Dr Chris Scotton, Institute of Biomedical & Clinical Science College of Medicine & Health, University of Exeter
Dr Shaney Barratt, Faculty of Health Sciences, University of Bristol
Prof Mark Lindsay Faculty of Science, University of Bath
Prof Matt Whiteman, College of Medicine & Health, University of Exeter
Ageing populations have increased disease susceptibility, partly due to deteriorating immunity. We will use novel drugs to re-program the immune system, focusing on macrophages, to reduce the progression of deadly lung diseases – and track this using clinical samples, in vitro/in vivo models, next generation sequencing and advanced imaging.
Ageing is the biggest risk factor for serious, incurable and ultimately fatal lung diseases such as pulmonary fibrosis (PF) and chronic obstructive pulmonary disease (COPD). PF accounts for 1% of all UK deaths, while COPD is the 3rd biggest killer disease globally. Our ongoing analysis using the UK Biobank (a resource containing genetic, biomarker and health data for over 500,000 participants) has revealed exciting associations with immune cell numbers and also telomere attrition (which is a key feature of ageing) in PF and COPD. We have now begun replicating these findings in our joint Exeter-Bristol patient cohort. Monocyte/macrophages (MΦ) are key cells in PF and COPD. We now know that monocyte numbers predict mortality in patients. Effective immunity deteriorates with age, leading to immunosenescence and chronic low-grade inflammation (‘inflammageing’). This project will investigate monocyte/MΦ, their mitochondrial dysfunction (a key feature of ageing and PF) and PF development. We have exciting data showing that novel drugs developed by Prof Whiteman, which generate physiological doses of mitochondrial-targeted hydrogen sulfide, can ameliorate fibrosis in experimental model systems and also re-programme MΦ metabolism. H2S is depleted in PF.
Recent work from Prof Lindsay has further focused on the critical role of long non-coding RNA (lncRNA) in the regulation of inflammation in MΦ, while preliminary data from Dr Scotton’s group has demonstrated that adoptive transfer of human MΦ can exacerbate fibrotic disease in a murine model of PF. Taken together, our hypothesis is that “mitochondrial dysfunction in MΦ can be modified by our novel H2S drugs to alter cellular metabolism and transcriptome, facilitating tissue repair”.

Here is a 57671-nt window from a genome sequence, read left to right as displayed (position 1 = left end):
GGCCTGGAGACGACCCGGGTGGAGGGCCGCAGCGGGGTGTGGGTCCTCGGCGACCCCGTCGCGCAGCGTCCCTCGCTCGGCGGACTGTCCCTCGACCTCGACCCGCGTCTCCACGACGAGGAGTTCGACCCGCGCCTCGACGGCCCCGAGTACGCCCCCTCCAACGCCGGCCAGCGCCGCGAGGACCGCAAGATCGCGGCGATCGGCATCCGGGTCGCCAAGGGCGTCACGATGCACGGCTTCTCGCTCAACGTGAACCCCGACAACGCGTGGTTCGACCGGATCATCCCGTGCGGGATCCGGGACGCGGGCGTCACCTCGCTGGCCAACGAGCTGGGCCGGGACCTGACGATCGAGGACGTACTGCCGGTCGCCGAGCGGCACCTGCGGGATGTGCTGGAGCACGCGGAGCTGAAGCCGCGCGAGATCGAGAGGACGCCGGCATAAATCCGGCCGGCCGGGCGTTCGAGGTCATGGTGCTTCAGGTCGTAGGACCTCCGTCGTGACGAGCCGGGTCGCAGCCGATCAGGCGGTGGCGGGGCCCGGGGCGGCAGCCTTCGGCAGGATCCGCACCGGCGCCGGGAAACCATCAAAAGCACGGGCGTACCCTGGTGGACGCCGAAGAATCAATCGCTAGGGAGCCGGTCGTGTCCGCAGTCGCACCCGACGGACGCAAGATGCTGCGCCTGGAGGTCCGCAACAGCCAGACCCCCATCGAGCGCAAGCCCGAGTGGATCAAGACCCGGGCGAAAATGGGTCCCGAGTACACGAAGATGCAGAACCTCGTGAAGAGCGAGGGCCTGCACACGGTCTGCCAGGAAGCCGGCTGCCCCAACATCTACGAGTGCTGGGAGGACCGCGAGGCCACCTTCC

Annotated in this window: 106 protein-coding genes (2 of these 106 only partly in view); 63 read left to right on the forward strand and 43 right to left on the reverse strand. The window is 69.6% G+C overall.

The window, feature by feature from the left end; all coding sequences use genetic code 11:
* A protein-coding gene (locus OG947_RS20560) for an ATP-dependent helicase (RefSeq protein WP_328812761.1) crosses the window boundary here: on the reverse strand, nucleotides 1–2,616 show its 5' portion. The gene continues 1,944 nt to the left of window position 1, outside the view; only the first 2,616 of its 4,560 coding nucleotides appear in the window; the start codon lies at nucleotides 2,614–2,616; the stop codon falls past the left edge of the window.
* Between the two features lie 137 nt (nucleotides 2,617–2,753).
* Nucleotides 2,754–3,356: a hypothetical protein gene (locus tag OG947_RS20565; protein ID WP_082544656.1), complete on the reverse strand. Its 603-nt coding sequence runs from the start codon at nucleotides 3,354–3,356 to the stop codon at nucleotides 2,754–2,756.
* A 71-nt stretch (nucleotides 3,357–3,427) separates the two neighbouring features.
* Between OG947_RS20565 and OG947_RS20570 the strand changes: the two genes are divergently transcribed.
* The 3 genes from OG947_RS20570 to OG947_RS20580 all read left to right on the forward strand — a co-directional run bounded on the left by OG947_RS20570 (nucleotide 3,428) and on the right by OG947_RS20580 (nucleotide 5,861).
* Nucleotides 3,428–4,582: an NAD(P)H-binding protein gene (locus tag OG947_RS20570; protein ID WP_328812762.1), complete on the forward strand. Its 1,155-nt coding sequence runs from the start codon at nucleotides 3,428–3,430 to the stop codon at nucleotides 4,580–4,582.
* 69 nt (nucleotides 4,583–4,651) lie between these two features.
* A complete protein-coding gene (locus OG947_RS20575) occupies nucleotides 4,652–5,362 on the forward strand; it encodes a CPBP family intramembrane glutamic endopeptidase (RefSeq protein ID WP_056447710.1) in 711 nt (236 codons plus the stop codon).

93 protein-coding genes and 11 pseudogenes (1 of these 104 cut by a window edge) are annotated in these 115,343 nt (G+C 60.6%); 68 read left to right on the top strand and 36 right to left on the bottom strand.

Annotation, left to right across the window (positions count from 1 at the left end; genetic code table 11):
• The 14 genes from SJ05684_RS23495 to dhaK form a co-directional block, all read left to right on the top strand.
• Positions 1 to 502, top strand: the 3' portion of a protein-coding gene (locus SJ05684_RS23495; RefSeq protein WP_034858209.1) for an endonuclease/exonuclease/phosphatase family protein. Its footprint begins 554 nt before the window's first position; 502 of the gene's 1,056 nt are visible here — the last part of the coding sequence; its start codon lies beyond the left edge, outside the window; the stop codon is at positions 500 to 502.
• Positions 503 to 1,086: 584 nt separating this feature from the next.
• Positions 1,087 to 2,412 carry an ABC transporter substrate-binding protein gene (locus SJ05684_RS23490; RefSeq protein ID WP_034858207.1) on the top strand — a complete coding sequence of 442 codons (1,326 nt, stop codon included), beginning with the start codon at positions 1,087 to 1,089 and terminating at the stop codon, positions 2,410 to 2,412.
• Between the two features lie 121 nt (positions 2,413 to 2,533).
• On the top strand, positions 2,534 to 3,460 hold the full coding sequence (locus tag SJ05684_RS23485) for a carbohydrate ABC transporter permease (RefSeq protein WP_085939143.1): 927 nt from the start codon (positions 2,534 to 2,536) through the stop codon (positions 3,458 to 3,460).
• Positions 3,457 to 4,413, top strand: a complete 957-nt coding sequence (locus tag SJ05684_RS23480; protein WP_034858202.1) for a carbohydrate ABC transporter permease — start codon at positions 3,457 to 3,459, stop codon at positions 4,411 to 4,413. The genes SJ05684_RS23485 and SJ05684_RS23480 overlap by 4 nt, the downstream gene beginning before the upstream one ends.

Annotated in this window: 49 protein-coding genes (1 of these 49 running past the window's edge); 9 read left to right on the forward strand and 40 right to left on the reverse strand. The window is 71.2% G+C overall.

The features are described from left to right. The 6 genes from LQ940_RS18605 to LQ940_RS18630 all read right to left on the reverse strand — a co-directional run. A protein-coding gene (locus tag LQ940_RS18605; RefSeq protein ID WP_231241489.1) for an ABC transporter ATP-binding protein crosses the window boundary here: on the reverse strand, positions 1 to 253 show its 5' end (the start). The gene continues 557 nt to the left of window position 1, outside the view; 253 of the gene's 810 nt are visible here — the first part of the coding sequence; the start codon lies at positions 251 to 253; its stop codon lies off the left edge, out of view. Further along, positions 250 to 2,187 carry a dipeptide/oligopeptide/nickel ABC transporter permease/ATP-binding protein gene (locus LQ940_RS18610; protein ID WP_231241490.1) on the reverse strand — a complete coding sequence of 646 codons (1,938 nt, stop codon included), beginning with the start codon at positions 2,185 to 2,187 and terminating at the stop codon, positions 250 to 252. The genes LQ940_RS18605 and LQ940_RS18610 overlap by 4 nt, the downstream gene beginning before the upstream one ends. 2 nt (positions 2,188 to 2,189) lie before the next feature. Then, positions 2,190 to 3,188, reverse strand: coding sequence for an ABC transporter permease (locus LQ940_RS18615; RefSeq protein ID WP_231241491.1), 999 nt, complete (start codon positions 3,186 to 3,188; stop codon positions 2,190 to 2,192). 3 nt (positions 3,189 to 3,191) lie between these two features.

There are 3 Aims:
1) Characterise the lncRNA transcriptome and phenotype of monocyte-derived macrophages from patients with PF versus age-matched (~60 year old) and young (~19-20 year old) controls using RNA-Seq, bioinformatics, and standard in vitro assays of the response to: a) inflammatory stimuli (i.e. cytokine release, chemotaxis, and phagocytosis) and b) macrophage polarisation e.g. M(LPS), M(IL4).
2) Interrogate the functional consequence of H2S supplementation on macrophage function and lncRNA levels in human MΦ, ± stimulation with LPS or IL-4 (to push cells toward an inflammatory or pro-fibrotic phenotype, respectively)
3) Determine the fibrogenic potential of young-vs-old human MΦ following adoptive transfer into immunocompromised NOD/SCID mice in an experimental in vivo model of PF, and the therapeutic benefit of our H2S drugs. Ultimately, we would like to translate these novel drugs from bench to bedside. Methodology: RNA-Seq; qRT-PCR; ELISA; flow cytometry of MΦ phenotype/function; Seahorse extracellular flux analysis; experimental mouse model of PF; In Vivo Imaging System (IVIS) tracking of fluorescently-tagged MΦ; measurement of lung collagen accumulation and ex vivo micro-Computed Tomography.
To apply for this project, please complete the application form at https://cardiff.onlinesurveys.ac.uk/gw4-biomed-mrc-doctoral-training-partnership-student-appl
by 5pm Friday 25 November 2019.